In early October, OTA plans to put out a video press release to all broadcast media in the United States explaining the act. Many local television stations cover consumer and health issues closely, so McGovern anticipates good coverage for a few days leading to Oct. 21.
For retailers, the OTA is developing a resource guide to provide details of the act and suggest ways to explain the benefits of organics to consumers. OTA will also post detailed information for both the media and the public on its Web site.
Organics companies won't want to miss this opportunity; many are planning promotional programs.
"Every company, hopefully, is getting ready now," says Nancy Hirshberg, vice president for natural resources, environment and organic products at Stonyfield Farm in Londonderry, N.H. She's also chairwoman for the OTA's marketing committee.
"For Stonyfield, this is a key moment and a key opportunity," Hirshberg says. Stonyfield, a dairy products manufacturer, plans a media and in-store promotional campaign. The company is providing detailed information about NOP on its Web site, contacting media outlets and offering coupon incentives to customers online and in stores.
As Stonyfield has done successfully in the past, it will place high-value coupons for organic products—its own and from other companies—on the lids of its yogurt. Coupons will be worth between $50 and $100 to customers. To get shoppers' attention, the company believes in making high-value offers, Hirshberg says. "This is a chance for us to bring light users of our products deeper into the category."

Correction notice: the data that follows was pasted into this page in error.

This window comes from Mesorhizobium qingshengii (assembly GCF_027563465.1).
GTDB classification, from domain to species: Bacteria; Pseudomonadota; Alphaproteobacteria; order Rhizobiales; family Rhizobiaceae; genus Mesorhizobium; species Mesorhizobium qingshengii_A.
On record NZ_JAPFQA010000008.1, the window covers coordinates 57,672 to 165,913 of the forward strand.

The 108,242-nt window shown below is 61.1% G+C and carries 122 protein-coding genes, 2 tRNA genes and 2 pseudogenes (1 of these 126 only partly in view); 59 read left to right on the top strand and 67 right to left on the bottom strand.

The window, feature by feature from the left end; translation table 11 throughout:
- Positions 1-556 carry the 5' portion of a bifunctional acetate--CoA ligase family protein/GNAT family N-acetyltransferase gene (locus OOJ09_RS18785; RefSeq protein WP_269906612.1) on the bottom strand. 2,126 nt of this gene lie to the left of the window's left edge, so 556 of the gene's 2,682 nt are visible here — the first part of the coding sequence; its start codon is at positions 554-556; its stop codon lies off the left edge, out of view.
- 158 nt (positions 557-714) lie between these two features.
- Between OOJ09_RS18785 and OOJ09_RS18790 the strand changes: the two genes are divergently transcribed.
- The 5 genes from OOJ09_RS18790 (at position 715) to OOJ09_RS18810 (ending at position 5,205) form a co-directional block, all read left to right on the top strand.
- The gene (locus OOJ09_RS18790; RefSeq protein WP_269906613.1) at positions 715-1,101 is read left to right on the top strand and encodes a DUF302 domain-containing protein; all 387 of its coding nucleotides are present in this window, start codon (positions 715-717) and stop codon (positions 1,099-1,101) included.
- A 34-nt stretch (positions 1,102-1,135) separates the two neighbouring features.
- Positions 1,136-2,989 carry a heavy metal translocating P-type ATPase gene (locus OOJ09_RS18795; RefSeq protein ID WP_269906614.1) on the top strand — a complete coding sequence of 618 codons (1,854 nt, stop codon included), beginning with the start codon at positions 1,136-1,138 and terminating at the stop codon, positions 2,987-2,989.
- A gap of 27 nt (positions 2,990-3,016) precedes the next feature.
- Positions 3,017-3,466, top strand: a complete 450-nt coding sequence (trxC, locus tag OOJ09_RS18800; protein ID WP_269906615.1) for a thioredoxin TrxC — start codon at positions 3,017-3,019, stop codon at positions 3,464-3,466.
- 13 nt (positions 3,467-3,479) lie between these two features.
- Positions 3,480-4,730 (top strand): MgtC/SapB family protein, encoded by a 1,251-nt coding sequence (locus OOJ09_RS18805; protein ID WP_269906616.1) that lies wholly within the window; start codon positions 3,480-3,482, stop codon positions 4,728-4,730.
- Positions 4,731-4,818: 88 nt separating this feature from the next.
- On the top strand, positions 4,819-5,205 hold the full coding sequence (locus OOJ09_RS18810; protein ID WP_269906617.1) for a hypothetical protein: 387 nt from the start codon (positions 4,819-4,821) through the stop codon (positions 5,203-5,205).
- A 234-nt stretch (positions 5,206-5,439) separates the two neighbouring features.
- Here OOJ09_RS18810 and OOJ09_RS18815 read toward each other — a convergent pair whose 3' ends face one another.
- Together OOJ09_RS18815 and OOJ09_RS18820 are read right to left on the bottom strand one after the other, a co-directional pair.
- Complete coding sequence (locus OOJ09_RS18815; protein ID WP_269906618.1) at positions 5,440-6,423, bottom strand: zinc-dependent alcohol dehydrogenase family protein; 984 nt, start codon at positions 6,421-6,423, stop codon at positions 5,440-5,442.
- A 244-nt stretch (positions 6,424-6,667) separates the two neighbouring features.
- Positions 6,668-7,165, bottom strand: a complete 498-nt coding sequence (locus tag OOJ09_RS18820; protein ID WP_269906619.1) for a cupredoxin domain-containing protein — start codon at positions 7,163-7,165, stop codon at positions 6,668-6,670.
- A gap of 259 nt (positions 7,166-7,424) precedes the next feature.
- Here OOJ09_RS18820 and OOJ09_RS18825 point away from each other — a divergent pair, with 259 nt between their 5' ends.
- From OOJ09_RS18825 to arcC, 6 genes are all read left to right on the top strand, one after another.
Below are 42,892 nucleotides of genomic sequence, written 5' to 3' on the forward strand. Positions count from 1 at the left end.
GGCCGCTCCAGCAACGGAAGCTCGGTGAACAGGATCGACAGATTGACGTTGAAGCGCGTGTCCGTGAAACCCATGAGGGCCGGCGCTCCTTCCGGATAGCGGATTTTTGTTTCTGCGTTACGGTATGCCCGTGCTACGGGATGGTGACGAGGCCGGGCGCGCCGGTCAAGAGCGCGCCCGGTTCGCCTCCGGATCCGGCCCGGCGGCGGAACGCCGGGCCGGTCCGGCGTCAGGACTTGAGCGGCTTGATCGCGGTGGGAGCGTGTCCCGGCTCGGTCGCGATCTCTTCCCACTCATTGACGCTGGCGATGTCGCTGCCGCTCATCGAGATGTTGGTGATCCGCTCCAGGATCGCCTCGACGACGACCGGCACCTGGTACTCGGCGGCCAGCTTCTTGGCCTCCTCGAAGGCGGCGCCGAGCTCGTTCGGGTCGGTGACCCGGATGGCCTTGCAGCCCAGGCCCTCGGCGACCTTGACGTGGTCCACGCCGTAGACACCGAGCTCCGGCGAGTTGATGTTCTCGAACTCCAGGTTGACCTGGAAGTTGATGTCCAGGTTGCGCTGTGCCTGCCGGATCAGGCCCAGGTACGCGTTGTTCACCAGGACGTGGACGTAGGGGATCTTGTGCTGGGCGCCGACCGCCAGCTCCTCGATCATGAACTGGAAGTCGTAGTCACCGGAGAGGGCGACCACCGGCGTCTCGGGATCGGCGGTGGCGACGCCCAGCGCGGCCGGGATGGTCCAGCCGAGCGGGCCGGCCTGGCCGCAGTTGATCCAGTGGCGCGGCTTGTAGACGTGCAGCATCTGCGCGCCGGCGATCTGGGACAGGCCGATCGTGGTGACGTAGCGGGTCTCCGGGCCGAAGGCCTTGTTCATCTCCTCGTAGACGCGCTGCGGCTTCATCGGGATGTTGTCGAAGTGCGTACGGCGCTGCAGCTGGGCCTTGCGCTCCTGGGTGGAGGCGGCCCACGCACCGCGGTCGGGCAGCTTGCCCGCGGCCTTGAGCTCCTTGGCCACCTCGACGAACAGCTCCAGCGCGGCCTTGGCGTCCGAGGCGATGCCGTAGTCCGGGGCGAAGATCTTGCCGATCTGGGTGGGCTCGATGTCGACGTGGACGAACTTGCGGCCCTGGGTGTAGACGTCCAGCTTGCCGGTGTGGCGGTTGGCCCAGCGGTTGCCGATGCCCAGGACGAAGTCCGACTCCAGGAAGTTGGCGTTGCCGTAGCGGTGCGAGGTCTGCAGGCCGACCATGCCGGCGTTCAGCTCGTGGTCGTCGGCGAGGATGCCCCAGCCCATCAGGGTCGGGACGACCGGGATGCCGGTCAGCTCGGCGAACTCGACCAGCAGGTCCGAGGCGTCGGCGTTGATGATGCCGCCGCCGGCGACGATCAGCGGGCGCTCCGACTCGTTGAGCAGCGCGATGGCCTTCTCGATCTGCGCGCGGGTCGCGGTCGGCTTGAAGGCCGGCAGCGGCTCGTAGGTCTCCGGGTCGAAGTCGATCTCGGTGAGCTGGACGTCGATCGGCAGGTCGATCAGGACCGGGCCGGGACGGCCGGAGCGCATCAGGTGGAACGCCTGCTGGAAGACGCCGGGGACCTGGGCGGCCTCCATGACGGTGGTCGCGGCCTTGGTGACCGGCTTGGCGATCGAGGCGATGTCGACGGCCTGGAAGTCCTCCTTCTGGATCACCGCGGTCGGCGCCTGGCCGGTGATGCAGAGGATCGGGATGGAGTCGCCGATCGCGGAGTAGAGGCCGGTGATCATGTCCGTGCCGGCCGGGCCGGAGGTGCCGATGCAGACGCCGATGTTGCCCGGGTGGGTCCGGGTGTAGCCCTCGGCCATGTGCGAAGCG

Hirshberg knows Oct. 21 will provide Stonyfield a great marketing opportunity, but she's more enthused about how the NOP will bring a big environmental message to consumers. "Finally, we'll be able to show consumers that there is a major connection between the environment and the food we eat."
Organic Valley, a cooperative owned by 50 organic farmers in 15 states, plans to give away thousands of hamburgers made from certified organic beef. Using what is probably the organic industry's largest mobile marketing device, the Farm Friends Magic Bus, Organic Valley will cook burgers in various communities as it drives from La Farge, Wis., to the New Hope Natural Media's Natural Products Expo East in Washington, D.C., in October. Along the way, Organic Valley staffers will visit local grocery stores and meet with media. Once in the nation's capital, Organic Valley plans to offer hamburgers to everyone from the homeless to tourists, from politicians to Expo East participants.